There is probably more misinformation going around about the storage of roasted coffee than anything else.
There are some facts about the topic, but there is also a lot of opinion – which is fine, so long as it’s clearly stated as opinion! 🙂
- Fact: Roasted coffee stales rapidly. Correct storage is designed to slow down that process
- Fact: Whole beans stale a lot less rapidly than ground coffee.
- Fact: After roasting, most, if not all, coffee benefits from a ‘resting’ period of 2-7 days before the flavours and character peak.
- Fact: Oxygen is the enemy of roasted coffee when it comes to slowing down staling.
Unlike many roasters, Ministry Grounds uses a 100% compostable coffee bag, that has a unique gas exchange valve system that doesn’t use plastic or metal. These valves allow the CO2 released by the beans post-roast to build to a certain pressure before being vented out of the bag. The valves do not allow outside air into the pouch.
These bags are heat sealed before leaving the roastery.
When you open the bag to begin using the coffee, follow these simple steps to maintain the freshness as long as possible:
When you’ve removed the beans you need, squeeze excess air out of the bag, fold the top down a few times and hold in place with a clip, peg or similar.
Store the bag in a cool, dark place – most pantries are suitable.
Never ever store coffee in the fridge. Full stop. Condensation will quickly spoil the coffee, and it will absorb tastes and odours from other products in the fridge.
If you need to build up a stock of fresh coffee for any reason, we suggest this approach:
- Store the unopened bag in the freezer.
- When you are ready to start using that coffee, remove the bag from the freezer and allow to defrost at room temperature for at least a couple of hours.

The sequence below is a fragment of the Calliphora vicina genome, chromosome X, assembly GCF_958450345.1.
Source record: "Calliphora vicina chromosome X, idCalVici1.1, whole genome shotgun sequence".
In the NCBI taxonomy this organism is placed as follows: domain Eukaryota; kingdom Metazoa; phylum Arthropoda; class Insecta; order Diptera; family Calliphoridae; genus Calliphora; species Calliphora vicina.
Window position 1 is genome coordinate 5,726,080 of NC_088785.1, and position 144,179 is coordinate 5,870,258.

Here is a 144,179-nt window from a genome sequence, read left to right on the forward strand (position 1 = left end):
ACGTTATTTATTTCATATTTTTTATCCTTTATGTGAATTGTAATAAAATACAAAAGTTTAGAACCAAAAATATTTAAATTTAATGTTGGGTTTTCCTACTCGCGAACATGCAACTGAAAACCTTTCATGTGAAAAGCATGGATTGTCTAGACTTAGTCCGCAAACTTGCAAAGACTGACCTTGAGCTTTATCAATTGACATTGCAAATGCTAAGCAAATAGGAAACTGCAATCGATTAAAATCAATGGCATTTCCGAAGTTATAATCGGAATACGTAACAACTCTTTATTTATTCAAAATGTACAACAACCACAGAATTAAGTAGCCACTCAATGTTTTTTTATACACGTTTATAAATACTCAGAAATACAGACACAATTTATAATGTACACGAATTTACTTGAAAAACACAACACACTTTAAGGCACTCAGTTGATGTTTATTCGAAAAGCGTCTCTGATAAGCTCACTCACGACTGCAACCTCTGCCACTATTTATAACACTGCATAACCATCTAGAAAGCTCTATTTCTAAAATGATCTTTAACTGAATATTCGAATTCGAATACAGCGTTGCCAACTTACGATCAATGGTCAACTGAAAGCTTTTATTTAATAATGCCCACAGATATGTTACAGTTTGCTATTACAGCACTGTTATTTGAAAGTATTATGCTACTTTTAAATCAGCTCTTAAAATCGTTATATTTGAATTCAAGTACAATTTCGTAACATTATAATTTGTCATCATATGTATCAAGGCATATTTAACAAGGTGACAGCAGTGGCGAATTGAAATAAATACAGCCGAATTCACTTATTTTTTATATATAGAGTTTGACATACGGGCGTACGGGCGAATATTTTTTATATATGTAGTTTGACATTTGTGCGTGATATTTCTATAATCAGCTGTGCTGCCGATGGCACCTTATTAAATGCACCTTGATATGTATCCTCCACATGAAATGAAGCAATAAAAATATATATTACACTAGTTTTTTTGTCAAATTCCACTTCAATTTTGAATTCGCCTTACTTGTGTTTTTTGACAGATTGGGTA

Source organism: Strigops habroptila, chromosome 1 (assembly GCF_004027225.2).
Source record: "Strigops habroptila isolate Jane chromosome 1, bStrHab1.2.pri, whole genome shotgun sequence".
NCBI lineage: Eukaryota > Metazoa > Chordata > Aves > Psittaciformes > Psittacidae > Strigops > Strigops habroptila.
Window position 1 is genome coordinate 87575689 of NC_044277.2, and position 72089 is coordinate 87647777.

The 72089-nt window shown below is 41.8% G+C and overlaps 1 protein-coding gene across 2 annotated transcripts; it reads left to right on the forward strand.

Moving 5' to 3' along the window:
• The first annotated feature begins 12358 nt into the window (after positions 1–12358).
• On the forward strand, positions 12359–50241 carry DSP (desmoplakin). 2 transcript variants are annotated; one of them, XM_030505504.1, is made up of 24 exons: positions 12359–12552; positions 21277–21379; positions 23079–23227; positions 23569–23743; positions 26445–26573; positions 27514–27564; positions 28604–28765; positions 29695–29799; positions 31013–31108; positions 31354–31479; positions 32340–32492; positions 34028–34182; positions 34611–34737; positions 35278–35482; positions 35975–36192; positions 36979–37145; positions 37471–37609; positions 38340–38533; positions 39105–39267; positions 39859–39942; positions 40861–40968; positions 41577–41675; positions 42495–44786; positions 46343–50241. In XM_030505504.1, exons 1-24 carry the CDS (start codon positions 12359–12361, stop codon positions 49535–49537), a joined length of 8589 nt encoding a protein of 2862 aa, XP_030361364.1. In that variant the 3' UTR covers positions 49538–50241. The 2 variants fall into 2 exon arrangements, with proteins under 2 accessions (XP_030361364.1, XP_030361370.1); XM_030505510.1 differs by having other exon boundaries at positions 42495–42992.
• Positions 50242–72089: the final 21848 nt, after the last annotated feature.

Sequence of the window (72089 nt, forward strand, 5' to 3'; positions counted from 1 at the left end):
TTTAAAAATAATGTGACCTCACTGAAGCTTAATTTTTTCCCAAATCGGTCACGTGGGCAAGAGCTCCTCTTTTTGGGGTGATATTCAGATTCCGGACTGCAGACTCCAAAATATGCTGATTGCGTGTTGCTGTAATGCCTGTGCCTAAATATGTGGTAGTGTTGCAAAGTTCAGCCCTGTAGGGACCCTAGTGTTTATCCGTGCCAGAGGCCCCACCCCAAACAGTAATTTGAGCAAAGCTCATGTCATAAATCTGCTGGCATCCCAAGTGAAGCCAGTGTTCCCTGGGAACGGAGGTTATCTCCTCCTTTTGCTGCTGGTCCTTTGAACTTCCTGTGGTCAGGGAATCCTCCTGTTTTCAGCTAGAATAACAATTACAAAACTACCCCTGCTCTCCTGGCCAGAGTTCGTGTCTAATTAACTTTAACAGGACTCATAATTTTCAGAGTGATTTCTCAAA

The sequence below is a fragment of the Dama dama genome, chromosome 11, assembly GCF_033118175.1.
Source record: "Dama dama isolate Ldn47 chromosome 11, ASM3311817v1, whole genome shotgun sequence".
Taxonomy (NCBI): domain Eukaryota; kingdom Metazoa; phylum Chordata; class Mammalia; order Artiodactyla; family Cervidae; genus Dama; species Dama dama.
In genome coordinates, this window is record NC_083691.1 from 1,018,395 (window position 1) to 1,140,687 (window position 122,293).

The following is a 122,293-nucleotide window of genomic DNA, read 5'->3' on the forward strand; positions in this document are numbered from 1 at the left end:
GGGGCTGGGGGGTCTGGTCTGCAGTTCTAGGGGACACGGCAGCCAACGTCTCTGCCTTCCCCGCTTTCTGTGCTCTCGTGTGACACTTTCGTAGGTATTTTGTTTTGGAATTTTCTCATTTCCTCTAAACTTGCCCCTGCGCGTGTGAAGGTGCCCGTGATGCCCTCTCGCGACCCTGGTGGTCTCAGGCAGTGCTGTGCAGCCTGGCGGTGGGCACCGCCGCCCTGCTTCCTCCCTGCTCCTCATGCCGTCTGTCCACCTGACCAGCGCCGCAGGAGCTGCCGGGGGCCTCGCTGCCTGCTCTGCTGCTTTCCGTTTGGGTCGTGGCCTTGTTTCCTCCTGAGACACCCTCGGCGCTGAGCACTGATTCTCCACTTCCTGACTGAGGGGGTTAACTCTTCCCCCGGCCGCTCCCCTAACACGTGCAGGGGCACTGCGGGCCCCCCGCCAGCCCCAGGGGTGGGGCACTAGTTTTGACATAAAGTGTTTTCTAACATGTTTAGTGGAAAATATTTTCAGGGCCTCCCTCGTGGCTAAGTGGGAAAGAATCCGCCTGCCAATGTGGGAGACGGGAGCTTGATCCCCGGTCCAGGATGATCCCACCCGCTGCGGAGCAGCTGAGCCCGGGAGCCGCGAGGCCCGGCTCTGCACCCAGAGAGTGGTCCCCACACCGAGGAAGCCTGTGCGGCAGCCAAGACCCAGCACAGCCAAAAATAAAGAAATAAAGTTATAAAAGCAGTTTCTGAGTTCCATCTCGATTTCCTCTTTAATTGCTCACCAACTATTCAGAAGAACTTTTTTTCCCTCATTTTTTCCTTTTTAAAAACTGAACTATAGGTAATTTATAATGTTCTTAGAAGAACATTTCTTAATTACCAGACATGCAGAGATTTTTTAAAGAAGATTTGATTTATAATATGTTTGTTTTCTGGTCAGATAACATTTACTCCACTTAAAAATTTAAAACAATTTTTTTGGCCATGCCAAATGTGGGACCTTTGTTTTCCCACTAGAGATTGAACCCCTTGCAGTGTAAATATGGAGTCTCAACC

- Open, use and store as above.
- Do not refreeze the coffee!
While nowhere near as volatile as roasted beans, green coffee still needs to be stored properly.
There are two approaches to this, and to be honest, there are differing opinions on the value of each.
1. Seal ’em tight.
There’s no question that the green coffees Ministry Grounds receives that are shipped in plastic or foil pouches or bags present as much ‘fresher’ than those that shipped in the jute bags. That’s probably mainly due to better moisture retention.
To emulate that approach in storing green beans at home, you can keep them in the plastic zip-lock bags that Ministry Grounds ships them in. BUT… If you cannot vacuum seal those bags (and we don’t here), you must keep them at a constant temperature and humidity level. If you don’t, you will likely get condensation and mould growing on the beans.
The alternative is:
2. Let ’em breath.
If you can’t tightly control temperature and humidity around your green beans, storing them in an open weave cloth is ideal (such as the calico bags we sometimes have available for that purpose).
Temperature and humidity still play an important part: They should then be stored in a cool place that ideally has fairly constant humidity around 60%. But at least the risk of moulds and condensation is minimised.
Even then, green beans do deteriorate over time, and should be ideally consumed within a year of buying (assuming they are not too old when purchased).
Green bean storage is becoming a topic of much discussion amongst boutique roasters, who are increasingly paying large sums of money to protect their big investments in very high quality single origin beans. So don’t be surprised to see theory and practice in this area morphing as time goes on…